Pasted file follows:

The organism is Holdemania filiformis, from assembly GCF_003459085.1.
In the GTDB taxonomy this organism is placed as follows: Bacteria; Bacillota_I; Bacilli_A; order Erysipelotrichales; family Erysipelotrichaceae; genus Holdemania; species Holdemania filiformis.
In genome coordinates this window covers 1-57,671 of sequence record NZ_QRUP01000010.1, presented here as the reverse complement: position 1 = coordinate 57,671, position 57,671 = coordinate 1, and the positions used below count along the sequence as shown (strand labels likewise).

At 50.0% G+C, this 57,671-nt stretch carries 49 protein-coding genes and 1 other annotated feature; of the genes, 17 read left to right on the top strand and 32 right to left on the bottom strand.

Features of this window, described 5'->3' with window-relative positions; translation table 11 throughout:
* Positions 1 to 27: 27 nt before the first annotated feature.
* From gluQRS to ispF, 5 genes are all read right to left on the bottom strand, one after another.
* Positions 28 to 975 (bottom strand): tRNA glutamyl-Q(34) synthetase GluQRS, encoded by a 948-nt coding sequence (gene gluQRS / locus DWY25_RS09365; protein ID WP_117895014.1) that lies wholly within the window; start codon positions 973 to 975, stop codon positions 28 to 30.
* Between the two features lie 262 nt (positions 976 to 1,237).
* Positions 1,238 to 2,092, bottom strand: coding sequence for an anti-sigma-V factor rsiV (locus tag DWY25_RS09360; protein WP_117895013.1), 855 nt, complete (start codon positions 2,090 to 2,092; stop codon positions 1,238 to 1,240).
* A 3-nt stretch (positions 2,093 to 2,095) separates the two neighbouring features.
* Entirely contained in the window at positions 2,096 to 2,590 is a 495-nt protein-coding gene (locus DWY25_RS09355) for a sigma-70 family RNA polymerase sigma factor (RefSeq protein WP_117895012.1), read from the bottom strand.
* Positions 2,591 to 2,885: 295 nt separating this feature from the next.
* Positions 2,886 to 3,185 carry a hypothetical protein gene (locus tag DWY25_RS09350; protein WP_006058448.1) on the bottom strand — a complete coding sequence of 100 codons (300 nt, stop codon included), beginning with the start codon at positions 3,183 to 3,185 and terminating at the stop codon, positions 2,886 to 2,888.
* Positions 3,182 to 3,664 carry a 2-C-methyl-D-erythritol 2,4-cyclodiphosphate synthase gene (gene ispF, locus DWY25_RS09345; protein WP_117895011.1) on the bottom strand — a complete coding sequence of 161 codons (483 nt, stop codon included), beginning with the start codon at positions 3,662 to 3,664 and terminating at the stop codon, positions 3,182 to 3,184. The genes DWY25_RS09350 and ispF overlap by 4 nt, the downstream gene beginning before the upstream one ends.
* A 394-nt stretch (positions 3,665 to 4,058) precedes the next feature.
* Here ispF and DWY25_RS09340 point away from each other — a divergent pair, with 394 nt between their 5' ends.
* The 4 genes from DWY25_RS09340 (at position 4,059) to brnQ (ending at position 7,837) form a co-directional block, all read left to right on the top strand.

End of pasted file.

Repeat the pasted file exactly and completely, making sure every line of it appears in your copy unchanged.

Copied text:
The organism is Holdemania filiformis, from assembly GCF_003459085.1.
In the GTDB taxonomy this organism is placed as follows: Bacteria; Bacillota_I; Bacilli_A; order Erysipelotrichales; family Erysipelotrichaceae; genus Holdemania; species Holdemania filiformis.
In genome coordinates this window covers 1-57,671 of sequence record NZ_QRUP01000010.1, presented here as the reverse complement: position 1 = coordinate 57,671, position 57,671 = coordinate 1, and the positions used below count along the sequence as shown (strand labels likewise).

At 50.0% G+C, this 57,671-nt stretch carries 49 protein-coding genes and 1 other annotated feature; of the genes, 17 read left to right on the top strand and 32 right to left on the bottom strand.

Features of this window, described 5'->3' with window-relative positions; translation table 11 throughout:
* Positions 1 to 27: 27 nt before the first annotated feature.
* From gluQRS to ispF, 5 genes are all read right to left on the bottom strand, one after another.
* Positions 28 to 975 (bottom strand): tRNA glutamyl-Q(34) synthetase GluQRS, encoded by a 948-nt coding sequence (gene gluQRS / locus DWY25_RS09365; protein ID WP_117895014.1) that lies wholly within the window; start codon positions 973 to 975, stop codon positions 28 to 30.
* Between the two features lie 262 nt (positions 976 to 1,237).
* Positions 1,238 to 2,092, bottom strand: coding sequence for an anti-sigma-V factor rsiV (locus tag DWY25_RS09360; protein WP_117895013.1), 855 nt, complete (start codon positions 2,090 to 2,092; stop codon positions 1,238 to 1,240).
* A 3-nt stretch (positions 2,093 to 2,095) separates the two neighbouring features.
* Entirely contained in the window at positions 2,096 to 2,590 is a 495-nt protein-coding gene (locus DWY25_RS09355) for a sigma-70 family RNA polymerase sigma factor (RefSeq protein WP_117895012.1), read from the bottom strand.
* Positions 2,591 to 2,885: 295 nt separating this feature from the next.
* Positions 2,886 to 3,185 carry a hypothetical protein gene (locus tag DWY25_RS09350; protein WP_006058448.1) on the bottom strand — a complete coding sequence of 100 codons (300 nt, stop codon included), beginning with the start codon at positions 3,183 to 3,185 and terminating at the stop codon, positions 2,886 to 2,888.
* Positions 3,182 to 3,664 carry a 2-C-methyl-D-erythritol 2,4-cyclodiphosphate synthase gene (gene ispF, locus DWY25_RS09345; protein WP_117895011.1) on the bottom strand — a complete coding sequence of 161 codons (483 nt, stop codon included), beginning with the start codon at positions 3,662 to 3,664 and terminating at the stop codon, positions 3,182 to 3,184. The genes DWY25_RS09350 and ispF overlap by 4 nt, the downstream gene beginning before the upstream one ends.
* A 394-nt stretch (positions 3,665 to 4,058) precedes the next feature.
* Here ispF and DWY25_RS09340 point away from each other — a divergent pair, with 394 nt between their 5' ends.
* The 4 genes from DWY25_RS09340 (at position 4,059) to brnQ (ending at position 7,837) form a co-directional block, all read left to right on the top strand.